Even with a new administration in place, U.S./China relations remain icy. Perhaps that’s why the most recent round of diplomatic talks took place in Anchorage, Alaska.

Sparring continues over issues such as trade, technology and human rights.

Take trade for example. Recently appointed U.S. Trade Representative Katherine Tai stated that we won’t lift tariffs on Chinese imports anytime soon.

So much for resetting an extremely important relationship … one valued at $558 billion.

That’s the amount of goods traded between the two nations during 2019, which demonstrates how the two economies and their supply chains are intricately linked.

But with no new breakthroughs, both sides are now scrambling to cement relationships with other key trade partners. Each wants to ensure that supply chains experience minimal disruptions.

The U.S. has even directed government agencies to review access to areas such as semiconductors and high-capacity batteries. These are critical materials needed to enable high-growth industries such as electric vehicles and 5G infrastructure (here’s a free stock tip for you).

And there is one country in particular set to benefit from the ongoing tensions.

A Rush to Secure Tech Supplies

Just before the high-stakes meeting with China, the Biden administration’s first overseas trip took representatives through South Korea.

Its high-tech manufacturing prowess means the country is of vital strategic importance to trade partners all over the world.

Take semiconductors for instance…

South Korea is home to over 20,000 semiconductor-related companies, and controls 55% of the market for memory chips that power devices such as smartphones. It’s a share that’s been growing over the past decade.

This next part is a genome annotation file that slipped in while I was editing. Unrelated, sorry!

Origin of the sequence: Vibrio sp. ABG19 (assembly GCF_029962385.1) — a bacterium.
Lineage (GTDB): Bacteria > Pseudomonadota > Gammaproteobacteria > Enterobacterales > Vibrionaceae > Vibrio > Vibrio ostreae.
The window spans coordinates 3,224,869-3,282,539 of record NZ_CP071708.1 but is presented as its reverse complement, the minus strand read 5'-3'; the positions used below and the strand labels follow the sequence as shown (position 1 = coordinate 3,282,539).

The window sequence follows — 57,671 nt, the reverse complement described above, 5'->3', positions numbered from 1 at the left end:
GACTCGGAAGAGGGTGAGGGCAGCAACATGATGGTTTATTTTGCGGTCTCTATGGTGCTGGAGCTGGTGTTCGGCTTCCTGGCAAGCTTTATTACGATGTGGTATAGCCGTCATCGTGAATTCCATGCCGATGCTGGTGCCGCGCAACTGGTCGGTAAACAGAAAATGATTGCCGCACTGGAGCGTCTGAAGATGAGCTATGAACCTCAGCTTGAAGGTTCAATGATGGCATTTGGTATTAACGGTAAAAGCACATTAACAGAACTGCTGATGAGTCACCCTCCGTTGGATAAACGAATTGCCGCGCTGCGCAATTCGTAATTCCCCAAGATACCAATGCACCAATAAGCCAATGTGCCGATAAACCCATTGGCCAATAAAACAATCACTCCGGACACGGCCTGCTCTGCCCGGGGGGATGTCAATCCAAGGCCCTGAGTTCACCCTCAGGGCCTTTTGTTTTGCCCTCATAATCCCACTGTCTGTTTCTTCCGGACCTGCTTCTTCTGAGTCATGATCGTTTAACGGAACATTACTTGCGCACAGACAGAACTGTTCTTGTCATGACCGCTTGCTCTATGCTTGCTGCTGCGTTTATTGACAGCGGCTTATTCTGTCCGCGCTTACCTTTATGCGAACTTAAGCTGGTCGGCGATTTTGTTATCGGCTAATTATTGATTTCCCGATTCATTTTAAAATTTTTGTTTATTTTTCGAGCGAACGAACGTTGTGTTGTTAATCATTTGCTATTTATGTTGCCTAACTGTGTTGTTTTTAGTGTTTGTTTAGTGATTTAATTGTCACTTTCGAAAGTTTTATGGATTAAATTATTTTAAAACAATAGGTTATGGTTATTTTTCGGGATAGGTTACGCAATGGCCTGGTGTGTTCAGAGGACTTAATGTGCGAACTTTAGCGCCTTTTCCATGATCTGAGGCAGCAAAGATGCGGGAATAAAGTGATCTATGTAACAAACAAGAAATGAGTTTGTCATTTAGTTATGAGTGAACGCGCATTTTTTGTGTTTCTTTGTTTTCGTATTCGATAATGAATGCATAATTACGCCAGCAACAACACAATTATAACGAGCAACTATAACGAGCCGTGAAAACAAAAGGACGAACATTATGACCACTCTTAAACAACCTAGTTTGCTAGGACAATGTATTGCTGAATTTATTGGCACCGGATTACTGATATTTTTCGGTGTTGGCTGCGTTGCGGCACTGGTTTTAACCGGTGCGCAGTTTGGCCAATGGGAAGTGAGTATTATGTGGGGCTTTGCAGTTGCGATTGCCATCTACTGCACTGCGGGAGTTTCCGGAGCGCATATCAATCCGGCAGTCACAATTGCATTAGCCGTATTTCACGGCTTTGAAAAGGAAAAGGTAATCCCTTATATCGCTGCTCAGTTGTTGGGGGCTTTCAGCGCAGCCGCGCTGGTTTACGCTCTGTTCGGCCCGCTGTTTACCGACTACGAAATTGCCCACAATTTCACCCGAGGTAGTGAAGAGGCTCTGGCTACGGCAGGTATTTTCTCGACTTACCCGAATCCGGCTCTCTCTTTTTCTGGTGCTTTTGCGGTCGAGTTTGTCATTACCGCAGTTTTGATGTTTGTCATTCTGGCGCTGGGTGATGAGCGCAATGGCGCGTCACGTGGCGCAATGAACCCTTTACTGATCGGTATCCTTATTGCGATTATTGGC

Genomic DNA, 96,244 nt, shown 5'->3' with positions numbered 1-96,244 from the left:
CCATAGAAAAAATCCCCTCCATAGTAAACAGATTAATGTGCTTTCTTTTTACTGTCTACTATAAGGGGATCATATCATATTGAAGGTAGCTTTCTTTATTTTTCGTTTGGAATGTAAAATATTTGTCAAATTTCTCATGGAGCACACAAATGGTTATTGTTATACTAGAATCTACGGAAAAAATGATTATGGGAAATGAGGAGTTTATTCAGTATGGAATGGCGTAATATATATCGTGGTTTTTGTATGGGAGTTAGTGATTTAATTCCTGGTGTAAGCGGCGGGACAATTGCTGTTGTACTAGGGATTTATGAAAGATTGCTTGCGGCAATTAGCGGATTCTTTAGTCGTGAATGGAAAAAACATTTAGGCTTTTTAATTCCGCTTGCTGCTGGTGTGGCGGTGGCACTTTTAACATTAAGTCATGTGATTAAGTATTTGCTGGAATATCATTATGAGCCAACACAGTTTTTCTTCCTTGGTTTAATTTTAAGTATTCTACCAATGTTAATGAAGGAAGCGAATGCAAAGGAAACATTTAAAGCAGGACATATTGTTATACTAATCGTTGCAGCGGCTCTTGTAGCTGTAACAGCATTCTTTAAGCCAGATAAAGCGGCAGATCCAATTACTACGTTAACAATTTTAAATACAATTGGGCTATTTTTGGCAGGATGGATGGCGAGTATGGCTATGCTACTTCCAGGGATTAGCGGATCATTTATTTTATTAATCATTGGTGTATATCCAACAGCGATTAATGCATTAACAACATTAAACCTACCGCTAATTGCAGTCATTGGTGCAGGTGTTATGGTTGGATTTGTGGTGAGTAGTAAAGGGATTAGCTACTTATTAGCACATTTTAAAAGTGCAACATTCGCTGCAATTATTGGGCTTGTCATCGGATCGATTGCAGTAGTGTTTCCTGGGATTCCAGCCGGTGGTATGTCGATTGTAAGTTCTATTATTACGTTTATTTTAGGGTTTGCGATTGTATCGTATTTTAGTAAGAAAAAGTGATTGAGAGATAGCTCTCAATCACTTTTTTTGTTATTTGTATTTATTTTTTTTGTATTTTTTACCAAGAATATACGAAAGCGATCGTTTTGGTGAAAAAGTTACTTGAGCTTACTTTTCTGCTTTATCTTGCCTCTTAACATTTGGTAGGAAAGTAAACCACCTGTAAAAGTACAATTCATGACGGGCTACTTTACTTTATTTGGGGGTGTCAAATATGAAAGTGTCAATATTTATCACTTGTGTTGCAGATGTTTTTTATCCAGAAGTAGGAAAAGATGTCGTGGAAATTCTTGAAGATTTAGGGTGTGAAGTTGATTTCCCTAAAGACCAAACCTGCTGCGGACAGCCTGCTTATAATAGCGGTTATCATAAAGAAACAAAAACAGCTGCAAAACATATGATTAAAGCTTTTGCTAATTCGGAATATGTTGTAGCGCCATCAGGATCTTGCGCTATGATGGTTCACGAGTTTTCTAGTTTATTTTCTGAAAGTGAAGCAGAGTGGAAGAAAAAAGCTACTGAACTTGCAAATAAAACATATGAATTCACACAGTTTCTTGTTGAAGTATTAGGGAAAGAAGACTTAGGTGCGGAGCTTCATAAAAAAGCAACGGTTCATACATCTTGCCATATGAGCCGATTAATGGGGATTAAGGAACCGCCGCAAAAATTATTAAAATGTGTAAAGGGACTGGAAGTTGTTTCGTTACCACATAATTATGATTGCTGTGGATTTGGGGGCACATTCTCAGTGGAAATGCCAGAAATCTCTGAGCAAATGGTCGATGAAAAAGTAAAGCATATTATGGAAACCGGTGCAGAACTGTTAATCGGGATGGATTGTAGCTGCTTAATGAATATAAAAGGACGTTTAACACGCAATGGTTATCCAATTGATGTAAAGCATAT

south korea semiconductor market share

Companies there were also responsible for 35% of the market for electric vehicle batteries in 2020, a 116% jump from prior-year levels.

Semiconductor chips and electric vehicles are just two examples where the U.S. and China are vying for leadership.

Naturally, both are vying for South Korean favor.

Yet Another Check Mark for the Bull Case

I’ve already outlined part of the investment bull case for South Korea in Bauman Daily’s most recent Your Money Matters video.

South Korean equities give you exposure to high-growth sectors of the global economy, but trade at a 50% discount to U.S. stocks based on a price-to-earnings ratio that averages earnings over the past 10 years.

Plus, many measures of stock price momentum point to an emerging rally in the iShares MSCI South Korea ETF (NYSE: EWY), which follows a consolidation since the start of the year. That’s the type of action you want to see as prices awaken from a slumber.

South Korean firms are in pole position to leverage the global economic recovery. The global supplier saw exports rise the most in two years, which set a record for the month of March.

Guess who drove the surge?

Exports to China rose by 26%, while shipments to the U.S. approached record levels.

Add frosty U.S./China relations to the list of catalysts that favor South Korea.

That’s why you should add shares of EWY to your portfolio to take advantage.

Best regards,

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Clint Lee
Research Analyst, The Bauman Letter